Indianapolis - Three audio brands by the end of the year will offer a powered soundbar that uses H-PAS bass-extension technology to deliver bass down to 47Hz at -3dB without the use of a separate subwoofer.
The three companies are Atlantic Technology, H-PAS inventor
, and direct-to-consumer audio supplier Outlaw Audio, said Atlantic president Peter Tribemen at the CEDIA Expo. Tribeman also operates Outlaw Audio.
H-PAS, which stands for Hybrid Pressure Acceleration System, is promoted as delivering targeted bass performance with 50 percent smaller cabinets, smaller drivers and lower costs. In a soundbar, it would eliminate the need for a separate subwoofer, making it appealing to more households and suitable for use in secondary rooms in a home, Tribeman said.
Besides improving the sound quality of flat-panel TVs, the system performs strong enough to serve as a music-playback system, including playback of music streaming services accessed by smart TVs, he said.
In revealing more details about Atlantic's planned soundbar, Tribeman said he expects to price Atlantic's model between $500 and $600, depending on currency fluctuations. The two-channel system, rated at 2x40 watts, features Trident technology to deliver virtual surround sound from two-channel Dolby Digital and PCM sources and 5.1-channel Dolby Digital sources. The soundbar also includes Dolby Digital 5.1 decoder.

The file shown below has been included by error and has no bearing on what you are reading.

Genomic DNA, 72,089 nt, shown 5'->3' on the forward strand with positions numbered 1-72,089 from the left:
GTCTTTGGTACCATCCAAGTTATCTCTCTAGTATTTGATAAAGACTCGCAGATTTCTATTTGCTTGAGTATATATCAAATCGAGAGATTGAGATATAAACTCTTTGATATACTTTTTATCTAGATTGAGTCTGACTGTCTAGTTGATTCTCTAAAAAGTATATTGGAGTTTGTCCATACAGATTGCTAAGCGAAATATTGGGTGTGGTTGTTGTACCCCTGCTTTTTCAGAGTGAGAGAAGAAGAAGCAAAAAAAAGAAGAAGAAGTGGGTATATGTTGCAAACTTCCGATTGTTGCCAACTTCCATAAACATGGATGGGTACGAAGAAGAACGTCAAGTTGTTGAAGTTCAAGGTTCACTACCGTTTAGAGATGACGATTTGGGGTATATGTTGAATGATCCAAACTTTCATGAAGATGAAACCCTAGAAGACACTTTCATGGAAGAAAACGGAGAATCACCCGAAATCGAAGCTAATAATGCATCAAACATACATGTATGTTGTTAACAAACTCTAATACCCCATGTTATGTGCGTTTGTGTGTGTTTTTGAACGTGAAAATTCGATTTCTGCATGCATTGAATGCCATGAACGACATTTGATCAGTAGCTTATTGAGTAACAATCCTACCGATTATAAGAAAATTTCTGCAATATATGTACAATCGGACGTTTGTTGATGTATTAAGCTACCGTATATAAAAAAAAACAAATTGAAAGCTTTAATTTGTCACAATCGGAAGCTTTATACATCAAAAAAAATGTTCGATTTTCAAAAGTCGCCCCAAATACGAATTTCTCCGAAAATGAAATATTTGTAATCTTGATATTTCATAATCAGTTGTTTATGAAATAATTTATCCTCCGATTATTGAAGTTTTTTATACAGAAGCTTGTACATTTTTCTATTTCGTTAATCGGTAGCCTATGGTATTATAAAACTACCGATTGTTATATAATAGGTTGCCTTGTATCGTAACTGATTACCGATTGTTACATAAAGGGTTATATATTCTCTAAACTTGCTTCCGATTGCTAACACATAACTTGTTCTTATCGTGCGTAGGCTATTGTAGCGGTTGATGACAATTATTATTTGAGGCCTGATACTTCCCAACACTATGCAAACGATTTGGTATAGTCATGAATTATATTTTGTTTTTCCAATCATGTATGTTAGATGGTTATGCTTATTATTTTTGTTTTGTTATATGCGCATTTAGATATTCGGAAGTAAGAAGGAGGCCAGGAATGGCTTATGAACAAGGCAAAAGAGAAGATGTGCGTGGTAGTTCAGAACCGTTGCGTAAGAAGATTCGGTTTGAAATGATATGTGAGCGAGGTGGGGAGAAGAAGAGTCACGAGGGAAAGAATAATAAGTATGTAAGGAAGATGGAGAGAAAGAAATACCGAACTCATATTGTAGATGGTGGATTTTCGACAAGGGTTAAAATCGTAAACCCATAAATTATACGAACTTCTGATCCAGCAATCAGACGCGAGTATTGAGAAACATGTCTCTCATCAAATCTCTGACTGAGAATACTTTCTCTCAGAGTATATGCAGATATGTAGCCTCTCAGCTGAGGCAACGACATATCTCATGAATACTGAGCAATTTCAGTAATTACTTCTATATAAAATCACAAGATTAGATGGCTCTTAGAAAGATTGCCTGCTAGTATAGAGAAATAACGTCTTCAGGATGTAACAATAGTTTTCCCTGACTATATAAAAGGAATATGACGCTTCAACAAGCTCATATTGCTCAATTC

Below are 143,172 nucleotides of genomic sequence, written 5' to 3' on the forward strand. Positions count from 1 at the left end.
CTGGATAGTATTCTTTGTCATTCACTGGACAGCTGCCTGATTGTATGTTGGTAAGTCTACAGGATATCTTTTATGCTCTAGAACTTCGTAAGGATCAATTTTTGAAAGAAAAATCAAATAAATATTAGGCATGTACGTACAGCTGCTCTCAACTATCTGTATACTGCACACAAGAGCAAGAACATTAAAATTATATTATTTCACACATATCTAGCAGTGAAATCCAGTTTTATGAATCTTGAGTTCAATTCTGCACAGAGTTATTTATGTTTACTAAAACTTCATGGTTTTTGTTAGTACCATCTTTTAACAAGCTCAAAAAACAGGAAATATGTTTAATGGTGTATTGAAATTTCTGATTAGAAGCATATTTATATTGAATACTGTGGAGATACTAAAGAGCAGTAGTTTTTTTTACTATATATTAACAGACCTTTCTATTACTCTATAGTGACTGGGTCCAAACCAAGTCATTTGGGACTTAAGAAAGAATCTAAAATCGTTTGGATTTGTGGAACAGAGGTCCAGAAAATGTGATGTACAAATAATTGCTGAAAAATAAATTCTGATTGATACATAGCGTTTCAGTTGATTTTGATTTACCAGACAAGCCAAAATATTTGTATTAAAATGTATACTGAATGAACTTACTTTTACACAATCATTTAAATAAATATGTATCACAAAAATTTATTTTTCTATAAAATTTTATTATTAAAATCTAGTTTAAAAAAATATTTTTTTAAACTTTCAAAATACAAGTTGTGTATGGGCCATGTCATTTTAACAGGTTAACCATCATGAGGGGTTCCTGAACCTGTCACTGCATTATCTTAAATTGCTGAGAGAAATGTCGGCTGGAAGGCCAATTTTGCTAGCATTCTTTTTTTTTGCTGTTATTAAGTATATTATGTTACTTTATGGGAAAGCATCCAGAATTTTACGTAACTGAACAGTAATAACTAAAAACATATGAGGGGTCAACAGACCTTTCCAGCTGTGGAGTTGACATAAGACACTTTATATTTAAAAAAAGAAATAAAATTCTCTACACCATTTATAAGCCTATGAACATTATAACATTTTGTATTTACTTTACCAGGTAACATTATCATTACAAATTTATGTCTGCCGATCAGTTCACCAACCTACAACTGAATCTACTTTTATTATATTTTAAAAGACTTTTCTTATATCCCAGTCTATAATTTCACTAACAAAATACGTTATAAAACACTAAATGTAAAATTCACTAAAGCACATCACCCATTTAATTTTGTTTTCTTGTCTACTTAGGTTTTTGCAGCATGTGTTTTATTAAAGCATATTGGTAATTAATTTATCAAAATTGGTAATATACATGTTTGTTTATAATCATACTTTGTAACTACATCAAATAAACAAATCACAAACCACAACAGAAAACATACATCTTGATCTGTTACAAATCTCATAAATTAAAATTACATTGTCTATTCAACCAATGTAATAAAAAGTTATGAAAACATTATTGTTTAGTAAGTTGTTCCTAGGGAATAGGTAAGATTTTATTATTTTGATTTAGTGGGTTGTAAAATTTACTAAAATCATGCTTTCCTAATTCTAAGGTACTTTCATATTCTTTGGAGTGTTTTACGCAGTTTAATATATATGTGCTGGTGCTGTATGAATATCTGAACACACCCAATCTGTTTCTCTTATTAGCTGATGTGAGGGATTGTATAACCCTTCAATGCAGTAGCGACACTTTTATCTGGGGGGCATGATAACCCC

The driver complement consists of two 4-inch drivers and two 0.5-inch tweeters.
The wall- and table-mount speaker features one optical digital input, two RCA analog inputs, and a front minijack input. The company might add a second digital input, Tribeman said. A subwoofer output is included if someone wants to further deepen bass response.
The soundbar comes with an IR remote whose codes can be learned by learning remotes.
Atlantic is licensing the technology to other, combines elements of bass-reflex, inverse-horn, and transmission-line speaker technologies to pressurize and accelerate low frequencies. H-PAS is promoted as breaking what the companies have called "the iron law of loudspeaker design," which law states that among three key goals of speaker design -- deep bass, compact enclosures and good efficiency -- two must be selected at the expense of the third.